Is the UK Giving Up on Training Our Own Butchers, Bakers and IT Technicians?

ER Editor: We also recommend this piece from Migration Watch UK titled 150 more trades being opened to global recruitment as unemployment rises. The Tory government will announce a new immigration plan on January 1, 2021, which is likely to decimate local employment in the trades, or at least drive wages down. Of note:

1. The government have announced that the qualifications required for foreign workers to come to the UK will be reduced from degree level to “A” level when their new immigration system is introduced on 1 January 2021.

2. Furthermore, there will be no limit on the numbers that employers can recruit from overseas and the present requirement that job opportunities should first be advertised in the UK will be abolished.

3. This paper sets out the list of 150 trades and professions that are now to be exposed to global recruitment by the changes (Annex D, p.8), in addition to nearly 100 occupations that will face greater competition from overseas due to the annual cap on numbers being abandoned (Annex C below, p.5).

Why is Keir Starmer’s Labour Party silent on this?

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Is the UK giving up on training our own butchers, bakers and IT technicians?

MIGRATION WATCH UK

October 01, 2020

    • Unlimited inflows of foreign skills will compete with British workers and undercut their training prospects
    • The changes add to risks of UK employees being displaced or undercut during a downturn

The government’s immigration policy will open up the jobs of three million UK-born workers – including butchers, bakers, IT technicians, tailors and welders – to unlimited global recruitment at a time of deep concern about the prospect of higher unemployment.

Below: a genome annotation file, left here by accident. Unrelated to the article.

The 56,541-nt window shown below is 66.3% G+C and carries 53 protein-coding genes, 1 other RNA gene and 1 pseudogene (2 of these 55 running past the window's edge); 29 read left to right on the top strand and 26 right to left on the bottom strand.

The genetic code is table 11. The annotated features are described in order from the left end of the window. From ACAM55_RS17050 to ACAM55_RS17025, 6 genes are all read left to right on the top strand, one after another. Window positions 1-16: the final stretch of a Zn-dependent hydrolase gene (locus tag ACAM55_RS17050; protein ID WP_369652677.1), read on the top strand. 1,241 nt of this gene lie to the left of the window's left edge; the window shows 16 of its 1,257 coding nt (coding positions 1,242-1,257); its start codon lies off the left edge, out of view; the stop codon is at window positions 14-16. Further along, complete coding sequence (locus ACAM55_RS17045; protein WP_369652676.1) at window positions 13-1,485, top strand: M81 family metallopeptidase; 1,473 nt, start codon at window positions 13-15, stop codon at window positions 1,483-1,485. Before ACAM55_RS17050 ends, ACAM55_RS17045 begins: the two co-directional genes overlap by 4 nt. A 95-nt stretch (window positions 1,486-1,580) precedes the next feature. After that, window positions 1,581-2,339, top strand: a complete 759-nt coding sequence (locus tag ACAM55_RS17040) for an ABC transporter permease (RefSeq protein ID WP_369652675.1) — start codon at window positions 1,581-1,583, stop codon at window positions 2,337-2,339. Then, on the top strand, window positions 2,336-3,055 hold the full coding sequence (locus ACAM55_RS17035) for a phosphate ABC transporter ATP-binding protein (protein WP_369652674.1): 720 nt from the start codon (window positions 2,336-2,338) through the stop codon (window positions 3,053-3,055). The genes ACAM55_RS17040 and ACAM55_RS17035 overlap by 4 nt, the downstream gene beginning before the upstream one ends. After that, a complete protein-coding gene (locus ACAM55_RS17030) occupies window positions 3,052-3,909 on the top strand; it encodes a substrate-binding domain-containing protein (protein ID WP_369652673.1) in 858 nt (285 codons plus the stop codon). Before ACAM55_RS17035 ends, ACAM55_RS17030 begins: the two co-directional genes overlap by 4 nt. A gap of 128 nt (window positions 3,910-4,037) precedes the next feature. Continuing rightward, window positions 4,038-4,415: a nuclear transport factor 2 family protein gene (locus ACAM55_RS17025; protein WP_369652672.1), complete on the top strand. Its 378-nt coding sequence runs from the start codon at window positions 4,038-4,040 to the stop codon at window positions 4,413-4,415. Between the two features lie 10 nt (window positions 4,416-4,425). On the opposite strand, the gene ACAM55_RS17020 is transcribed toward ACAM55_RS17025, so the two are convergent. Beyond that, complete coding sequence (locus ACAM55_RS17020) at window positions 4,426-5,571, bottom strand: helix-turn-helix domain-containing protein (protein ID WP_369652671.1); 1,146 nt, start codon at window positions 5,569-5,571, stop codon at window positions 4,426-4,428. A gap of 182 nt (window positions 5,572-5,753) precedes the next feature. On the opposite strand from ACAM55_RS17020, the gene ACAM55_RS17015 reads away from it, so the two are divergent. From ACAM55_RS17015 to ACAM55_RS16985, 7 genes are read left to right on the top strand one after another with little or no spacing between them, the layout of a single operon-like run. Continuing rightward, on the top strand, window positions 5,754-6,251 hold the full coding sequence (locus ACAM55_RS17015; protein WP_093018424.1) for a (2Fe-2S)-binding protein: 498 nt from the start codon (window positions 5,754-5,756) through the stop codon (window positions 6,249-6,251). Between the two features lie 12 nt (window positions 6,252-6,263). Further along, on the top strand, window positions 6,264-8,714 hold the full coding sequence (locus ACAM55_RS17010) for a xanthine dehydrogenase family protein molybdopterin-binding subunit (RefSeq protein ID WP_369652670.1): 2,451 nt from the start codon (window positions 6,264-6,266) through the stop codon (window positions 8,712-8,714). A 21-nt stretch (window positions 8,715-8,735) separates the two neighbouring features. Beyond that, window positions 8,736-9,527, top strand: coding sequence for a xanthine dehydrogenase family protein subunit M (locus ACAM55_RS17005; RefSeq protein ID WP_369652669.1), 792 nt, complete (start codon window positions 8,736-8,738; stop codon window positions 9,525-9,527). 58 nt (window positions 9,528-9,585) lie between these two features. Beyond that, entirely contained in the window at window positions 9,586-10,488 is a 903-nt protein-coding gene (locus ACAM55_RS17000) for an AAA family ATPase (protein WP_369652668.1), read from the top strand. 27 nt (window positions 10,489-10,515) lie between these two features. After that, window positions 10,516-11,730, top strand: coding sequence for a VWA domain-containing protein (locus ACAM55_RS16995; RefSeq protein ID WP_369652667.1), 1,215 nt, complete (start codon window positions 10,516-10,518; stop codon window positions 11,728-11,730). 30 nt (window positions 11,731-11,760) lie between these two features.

Migration Watch UK is releasing a summary of three million full-time jobs held by UK-born workers in 150 occupational bands that are being exposed.

This comes just after the Migration Advisory Committee (MAC) recommended a major increase – from 2.5 million to 4 million – in the number of jobs into which non-UK workers may be recruited at lower salary levels as a result of being on a Shortage Occupation List.

Tellingly, the MAC noted of employers: “Whilst respondents reported using a range of techniques to fill vacancies, recruiting non-UK nationals was both the most commonly-stated solution to overcoming vacancies.”

It is shocking that the government is ploughing ahead with a plan that was first conceived before the Covid virus struck, even as UK unemployment shoots up, as companies collapse and as lay-offs continue to be announced.

Their plan flies directly in the face of public opinion – over 70% of UK people want there to be a cap on work permits, while nearly 80% say that they want the focus to be on getting UK people back to work – not on overseas hiring (Deltapoll, late 2019 and mid-2020).

By about two to one, the public say that lowering skills and salary requirements for work permits is a bad move (Deltapoll, August 2020).

About seven million full-time jobs held by UK-born workers in a total of 250 occupational bands, which are set to be exposed to either new or greater global competition, including around four million UK-born workers in 100 highly-skilled occupations, are set to face greater pressure due to the cap being removed.

Previous MAC warnings about the failure of British employers to invest in the training of British workers have fallen on deaf ears.

For instance, doctors and nurses were removed from the work permit cap in 2018 even as tens of thousands of UK applicants for the courses were being rejected (UCAS).

Alp Mehmet, Chairman of Migration Watch UK, said:

The exposure of millions of UK jobs to global recruitment in present circumstances risks seriously hurting British workers. As companies collapse, giving British workers a fair chance to apply for jobs in the UK must be the urgent need of the hour.

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Original article

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